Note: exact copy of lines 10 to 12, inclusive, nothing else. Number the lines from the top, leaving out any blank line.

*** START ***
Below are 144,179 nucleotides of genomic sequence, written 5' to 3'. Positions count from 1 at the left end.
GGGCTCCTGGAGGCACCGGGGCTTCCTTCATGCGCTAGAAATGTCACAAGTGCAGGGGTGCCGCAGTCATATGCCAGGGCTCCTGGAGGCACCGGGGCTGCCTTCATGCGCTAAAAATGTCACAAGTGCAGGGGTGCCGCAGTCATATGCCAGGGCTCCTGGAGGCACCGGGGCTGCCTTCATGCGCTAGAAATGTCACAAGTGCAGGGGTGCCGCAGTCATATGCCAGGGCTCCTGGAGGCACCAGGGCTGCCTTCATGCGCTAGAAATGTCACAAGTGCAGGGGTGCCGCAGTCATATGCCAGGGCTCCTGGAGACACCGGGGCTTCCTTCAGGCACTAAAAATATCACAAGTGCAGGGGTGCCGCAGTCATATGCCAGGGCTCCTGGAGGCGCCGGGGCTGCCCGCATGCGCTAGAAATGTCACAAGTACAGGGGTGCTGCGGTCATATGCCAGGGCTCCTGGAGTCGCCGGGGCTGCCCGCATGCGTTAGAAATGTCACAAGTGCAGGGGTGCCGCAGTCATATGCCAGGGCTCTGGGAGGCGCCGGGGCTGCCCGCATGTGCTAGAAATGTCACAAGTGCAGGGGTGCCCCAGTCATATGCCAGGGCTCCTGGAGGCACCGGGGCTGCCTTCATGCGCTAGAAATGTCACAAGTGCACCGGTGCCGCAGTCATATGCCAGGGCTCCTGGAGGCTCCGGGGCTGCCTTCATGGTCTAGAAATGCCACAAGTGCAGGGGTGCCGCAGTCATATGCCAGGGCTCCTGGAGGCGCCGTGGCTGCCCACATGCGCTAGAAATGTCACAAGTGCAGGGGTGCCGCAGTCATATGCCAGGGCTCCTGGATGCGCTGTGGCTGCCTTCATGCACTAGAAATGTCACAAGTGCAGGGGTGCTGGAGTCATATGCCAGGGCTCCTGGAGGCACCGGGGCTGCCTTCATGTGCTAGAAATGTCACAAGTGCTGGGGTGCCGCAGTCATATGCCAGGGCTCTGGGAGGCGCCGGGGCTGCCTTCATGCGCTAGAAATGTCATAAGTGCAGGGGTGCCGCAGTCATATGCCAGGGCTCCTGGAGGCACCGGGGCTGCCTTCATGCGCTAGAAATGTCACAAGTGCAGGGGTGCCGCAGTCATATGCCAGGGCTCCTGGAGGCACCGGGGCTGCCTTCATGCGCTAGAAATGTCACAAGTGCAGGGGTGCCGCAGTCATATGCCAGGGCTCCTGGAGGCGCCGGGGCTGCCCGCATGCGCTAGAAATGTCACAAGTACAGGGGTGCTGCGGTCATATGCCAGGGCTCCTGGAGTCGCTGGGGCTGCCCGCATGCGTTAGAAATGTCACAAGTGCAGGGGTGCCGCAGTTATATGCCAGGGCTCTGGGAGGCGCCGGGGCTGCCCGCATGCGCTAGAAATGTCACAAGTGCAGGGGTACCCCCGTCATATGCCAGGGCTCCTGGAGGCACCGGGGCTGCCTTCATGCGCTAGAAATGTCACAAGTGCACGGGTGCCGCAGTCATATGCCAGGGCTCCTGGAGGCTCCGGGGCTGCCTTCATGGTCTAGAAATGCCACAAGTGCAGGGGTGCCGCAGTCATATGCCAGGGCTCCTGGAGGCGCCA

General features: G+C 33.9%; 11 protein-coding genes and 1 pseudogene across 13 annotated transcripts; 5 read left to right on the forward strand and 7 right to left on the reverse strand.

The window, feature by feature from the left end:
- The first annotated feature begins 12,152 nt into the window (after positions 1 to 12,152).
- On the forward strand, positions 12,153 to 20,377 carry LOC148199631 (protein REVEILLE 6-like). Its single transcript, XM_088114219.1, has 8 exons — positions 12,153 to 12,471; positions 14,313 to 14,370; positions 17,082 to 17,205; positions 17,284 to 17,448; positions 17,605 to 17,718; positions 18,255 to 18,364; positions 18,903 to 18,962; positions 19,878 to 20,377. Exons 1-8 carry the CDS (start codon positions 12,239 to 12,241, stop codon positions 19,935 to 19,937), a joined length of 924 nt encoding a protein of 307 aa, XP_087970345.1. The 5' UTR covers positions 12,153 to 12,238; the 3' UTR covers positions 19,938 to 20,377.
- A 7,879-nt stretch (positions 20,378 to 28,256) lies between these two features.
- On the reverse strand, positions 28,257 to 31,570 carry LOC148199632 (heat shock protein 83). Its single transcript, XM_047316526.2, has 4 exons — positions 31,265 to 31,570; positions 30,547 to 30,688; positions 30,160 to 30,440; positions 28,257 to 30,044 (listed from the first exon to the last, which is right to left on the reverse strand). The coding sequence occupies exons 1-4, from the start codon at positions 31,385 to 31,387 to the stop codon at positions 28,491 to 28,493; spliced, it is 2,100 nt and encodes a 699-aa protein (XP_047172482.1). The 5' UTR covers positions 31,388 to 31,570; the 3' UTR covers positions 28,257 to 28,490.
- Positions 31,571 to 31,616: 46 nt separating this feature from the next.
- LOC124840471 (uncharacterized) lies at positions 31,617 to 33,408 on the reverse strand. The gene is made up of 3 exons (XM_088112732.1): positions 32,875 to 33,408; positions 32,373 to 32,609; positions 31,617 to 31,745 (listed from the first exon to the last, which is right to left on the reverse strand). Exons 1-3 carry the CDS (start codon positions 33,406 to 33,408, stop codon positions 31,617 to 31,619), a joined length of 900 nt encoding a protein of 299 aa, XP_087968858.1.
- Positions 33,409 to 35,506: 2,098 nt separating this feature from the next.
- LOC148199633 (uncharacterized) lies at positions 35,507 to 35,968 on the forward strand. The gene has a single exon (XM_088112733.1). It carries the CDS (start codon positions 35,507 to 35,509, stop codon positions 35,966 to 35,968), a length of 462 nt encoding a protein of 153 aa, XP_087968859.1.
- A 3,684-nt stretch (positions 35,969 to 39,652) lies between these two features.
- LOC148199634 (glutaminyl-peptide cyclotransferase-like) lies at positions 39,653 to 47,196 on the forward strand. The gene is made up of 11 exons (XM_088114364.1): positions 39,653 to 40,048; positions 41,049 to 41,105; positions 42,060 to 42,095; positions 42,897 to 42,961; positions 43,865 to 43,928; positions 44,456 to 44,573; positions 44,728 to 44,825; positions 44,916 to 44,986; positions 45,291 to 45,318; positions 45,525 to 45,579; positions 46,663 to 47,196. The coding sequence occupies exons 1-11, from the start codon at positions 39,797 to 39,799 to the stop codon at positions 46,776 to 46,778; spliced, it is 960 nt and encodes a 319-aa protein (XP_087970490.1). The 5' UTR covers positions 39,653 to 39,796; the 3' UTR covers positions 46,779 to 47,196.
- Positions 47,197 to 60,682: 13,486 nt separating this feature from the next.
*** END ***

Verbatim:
- LOC124840471 (uncharacterized) lies at positions 31,617 to 33,408 on the reverse strand. The gene is made up of 3 exons (XM_088112732.1): positions 32,875 to 33,408; positions 32,373 to 32,609; positions 31,617 to 31,745 (listed from the first exon to the last, which is right to left on the reverse strand). Exons 1-3 carry the CDS (start codon positions 33,406 to 33,408, stop codon positions 31,617 to 31,619), a joined length of 900 nt encoding a protein of 299 aa, XP_087968858.1.
- Positions 33,409 to 35,506: 2,098 nt separating this feature from the next.
- LOC148199633 (uncharacterized) lies at positions 35,507 to 35,968 on the forward strand. The gene has a single exon (XM_088112733.1). It carries the CDS (start codon positions 35,507 to 35,509, stop codon positions 35,966 to 35,968), a length of 462 nt encoding a protein of 153 aa, XP_087968859.1.